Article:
America's Intrepid War with Britain on the High Seas, 1812-1815
Knopf, Hardcover, 9780307270696, 448pp.
Publication Date: January 18, 2011
In Perilous Fight, Stephen Budiansky tells the rousing story of the underdog coterie of American seamen and their visionary secretary of the navy, who combined bravery and strategic innovation to hold off the legendary Royal Navy.
Budiansky vividly demonstrates that far from an indecisive and unnecessary conflict—as historians have long dismissed the War of 1812—this “forgotten war” had profound consequences that would change the course of naval warfare, America’s place in the world, and the rules of international conflict forever. Never again would the great powers challenge the young republic’s sovereignty in the aftermath of the stunning performance of America’s navy and privateersmen in sea battles that ranged across half the globe. Their brilliant hit-and-run tactics against a far mightier foe would pioneer concepts of “asymmetric warfare” that would characterize the insurgency warfare of later centuries.
Above all, the War of 1812 would be the making of the United States Navy. Even as the war began, the nation was bitterly divided over whether it should have a navy at all: Jeffersonian Republicans denounced the idea as a dangerous expansion of government power, while Federalists insisted that America could never protect its burgeoning seagoing commerce or command respect without a strong naval force. After the war, Americans would never again doubt that their might, respect, and very survival depended upon a permanent and professional navy.
Drawing extensively on diaries, letters, and personal accounts from both sides, Budiansky re-creates the riveting encounters at sea in bloody clashes of cannonfire and swordplay; the intimate hopes and fears of vainglorious captains and young seamen in search of adventure; and the behind-the-scenes political intrigue and maneuvering in Washington and London. Throughout, Perilous Fight proves itself a gripping and essential work of American naval history.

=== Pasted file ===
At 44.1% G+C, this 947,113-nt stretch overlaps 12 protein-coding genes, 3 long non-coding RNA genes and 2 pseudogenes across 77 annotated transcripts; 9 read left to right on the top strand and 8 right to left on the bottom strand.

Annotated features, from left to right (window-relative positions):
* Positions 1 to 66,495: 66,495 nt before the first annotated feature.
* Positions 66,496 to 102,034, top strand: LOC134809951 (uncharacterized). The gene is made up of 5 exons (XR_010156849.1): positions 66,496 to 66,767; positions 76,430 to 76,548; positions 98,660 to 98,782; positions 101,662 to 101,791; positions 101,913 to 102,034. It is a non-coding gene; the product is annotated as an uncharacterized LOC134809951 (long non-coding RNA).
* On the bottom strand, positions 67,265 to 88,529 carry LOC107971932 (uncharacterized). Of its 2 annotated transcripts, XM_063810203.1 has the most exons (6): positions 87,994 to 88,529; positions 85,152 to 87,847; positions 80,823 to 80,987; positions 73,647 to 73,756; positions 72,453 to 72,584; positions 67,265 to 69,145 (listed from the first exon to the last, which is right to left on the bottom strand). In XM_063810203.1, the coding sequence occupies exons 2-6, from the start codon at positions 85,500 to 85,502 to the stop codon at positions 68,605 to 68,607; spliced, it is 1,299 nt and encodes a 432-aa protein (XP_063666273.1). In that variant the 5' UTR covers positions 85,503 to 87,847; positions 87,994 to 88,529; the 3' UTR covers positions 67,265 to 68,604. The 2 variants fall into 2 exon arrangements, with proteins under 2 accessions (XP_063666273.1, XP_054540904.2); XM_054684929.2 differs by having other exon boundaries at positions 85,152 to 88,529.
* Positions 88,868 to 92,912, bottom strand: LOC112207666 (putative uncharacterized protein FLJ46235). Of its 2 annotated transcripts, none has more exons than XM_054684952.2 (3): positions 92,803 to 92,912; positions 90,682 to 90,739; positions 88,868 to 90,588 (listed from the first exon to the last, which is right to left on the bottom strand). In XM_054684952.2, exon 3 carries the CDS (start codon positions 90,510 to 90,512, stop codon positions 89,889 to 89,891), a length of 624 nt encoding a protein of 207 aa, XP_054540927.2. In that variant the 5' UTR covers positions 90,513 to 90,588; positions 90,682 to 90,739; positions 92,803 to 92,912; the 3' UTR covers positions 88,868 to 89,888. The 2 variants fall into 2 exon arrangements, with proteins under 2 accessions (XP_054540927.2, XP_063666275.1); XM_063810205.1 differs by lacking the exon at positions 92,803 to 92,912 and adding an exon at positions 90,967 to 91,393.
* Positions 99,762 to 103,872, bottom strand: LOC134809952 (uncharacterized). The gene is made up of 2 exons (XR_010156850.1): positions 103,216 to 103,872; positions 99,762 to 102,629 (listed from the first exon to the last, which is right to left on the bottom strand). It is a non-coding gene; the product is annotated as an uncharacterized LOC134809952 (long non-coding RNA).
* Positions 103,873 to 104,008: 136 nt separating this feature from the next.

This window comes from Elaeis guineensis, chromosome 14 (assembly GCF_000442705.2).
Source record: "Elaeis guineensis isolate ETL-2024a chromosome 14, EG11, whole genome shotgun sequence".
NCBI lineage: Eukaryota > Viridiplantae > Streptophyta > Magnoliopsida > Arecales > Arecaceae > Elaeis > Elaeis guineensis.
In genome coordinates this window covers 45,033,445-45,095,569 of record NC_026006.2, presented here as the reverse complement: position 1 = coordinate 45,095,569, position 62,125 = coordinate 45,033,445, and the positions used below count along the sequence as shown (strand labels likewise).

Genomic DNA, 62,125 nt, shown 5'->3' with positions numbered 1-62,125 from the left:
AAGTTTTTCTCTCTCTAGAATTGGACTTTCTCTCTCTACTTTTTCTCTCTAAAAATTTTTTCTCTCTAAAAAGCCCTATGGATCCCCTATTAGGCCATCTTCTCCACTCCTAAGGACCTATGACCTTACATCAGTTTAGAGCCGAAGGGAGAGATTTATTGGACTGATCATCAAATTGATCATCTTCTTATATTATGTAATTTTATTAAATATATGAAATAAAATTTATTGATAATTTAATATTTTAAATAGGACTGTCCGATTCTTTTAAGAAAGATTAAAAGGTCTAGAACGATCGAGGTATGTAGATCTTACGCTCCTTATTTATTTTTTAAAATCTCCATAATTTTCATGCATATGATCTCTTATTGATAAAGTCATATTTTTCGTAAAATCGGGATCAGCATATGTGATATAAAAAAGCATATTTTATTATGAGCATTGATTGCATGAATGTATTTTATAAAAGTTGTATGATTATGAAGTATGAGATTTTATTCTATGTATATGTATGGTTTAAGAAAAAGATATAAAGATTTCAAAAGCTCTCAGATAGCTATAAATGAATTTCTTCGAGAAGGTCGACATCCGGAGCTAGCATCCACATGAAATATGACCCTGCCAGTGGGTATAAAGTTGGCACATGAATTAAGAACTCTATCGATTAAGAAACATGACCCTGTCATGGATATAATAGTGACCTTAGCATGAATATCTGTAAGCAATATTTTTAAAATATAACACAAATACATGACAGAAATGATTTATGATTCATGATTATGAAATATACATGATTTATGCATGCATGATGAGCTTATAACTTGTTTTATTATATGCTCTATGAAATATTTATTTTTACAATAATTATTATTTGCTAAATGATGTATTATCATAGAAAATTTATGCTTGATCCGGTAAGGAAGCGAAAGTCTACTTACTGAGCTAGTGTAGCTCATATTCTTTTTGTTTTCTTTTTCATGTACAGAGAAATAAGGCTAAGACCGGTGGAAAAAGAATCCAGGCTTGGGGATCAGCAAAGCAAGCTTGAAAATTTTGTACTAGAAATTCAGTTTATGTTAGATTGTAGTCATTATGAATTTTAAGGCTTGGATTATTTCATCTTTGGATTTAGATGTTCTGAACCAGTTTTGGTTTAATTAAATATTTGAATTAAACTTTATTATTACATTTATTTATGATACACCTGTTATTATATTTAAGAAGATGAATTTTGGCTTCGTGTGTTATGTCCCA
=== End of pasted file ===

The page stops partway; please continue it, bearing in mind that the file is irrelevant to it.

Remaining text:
Stephen Budiansky is a military historian and journalist. His writings have appeared in The New York Times, The Atlantic, Men’s Journal, MHQ, Civil War Times, and many other publications. His previous books include The Bloody Shirt, Her Majesty’s Spymaster, Air Power, and Battle of Wits. He lives in Leesburg, Virginia.
“A joy to read for the interested reader of history, the amateur historian, and at the same time a worthy reference for scholars . . . With excellent narrative, battle diagrams and photos, this book is a keeper. It's timely, well-written, interesting and a recommended read.”
—Vice Admiral Robert F. Dunn, The Washington Times
“A rousing story . . . Budiansky writes with sure and vivid command.”
—Evan Thomas, The Washington Post
“Military historian Stephen Budiansky meticulously recreates three years of pitched and pyrrhic battles, while nicely folding in the collateral intricacies of rigging, reefing and tacking, the ambitions, caprices and cruelties of the captains and the exasperating policies of the politicians on both sides of the Atlantic . . . Budiansky is strictly on the beam, both with nautical and literary sensibilities.”
—Jonathan Lazarus, The Newark Star-Ledger
“The author’s colorful narrative is full of gory sea battles, chivalrous flourishes, mutinous tars, and charismatic performances by Stephen Decatur, David Porter, and other American naval legends . . . Budiansky’s well-researched and skillfully written account extracts a gripping true-life naval saga from an otherwise inglorious conflict.”
“Perilous Fight showcases Budiansky’s rare talent for writing history that is simultaneously enlightening, insightful, and entertaining. Impeccably researched and artfully written, it is a thoroughly enjoyable and eye-opening account of how America’s ‘Big Stick’ navy got its start.”
—Bill Sloan, author of The Darkest Summer and The Ultimate Battle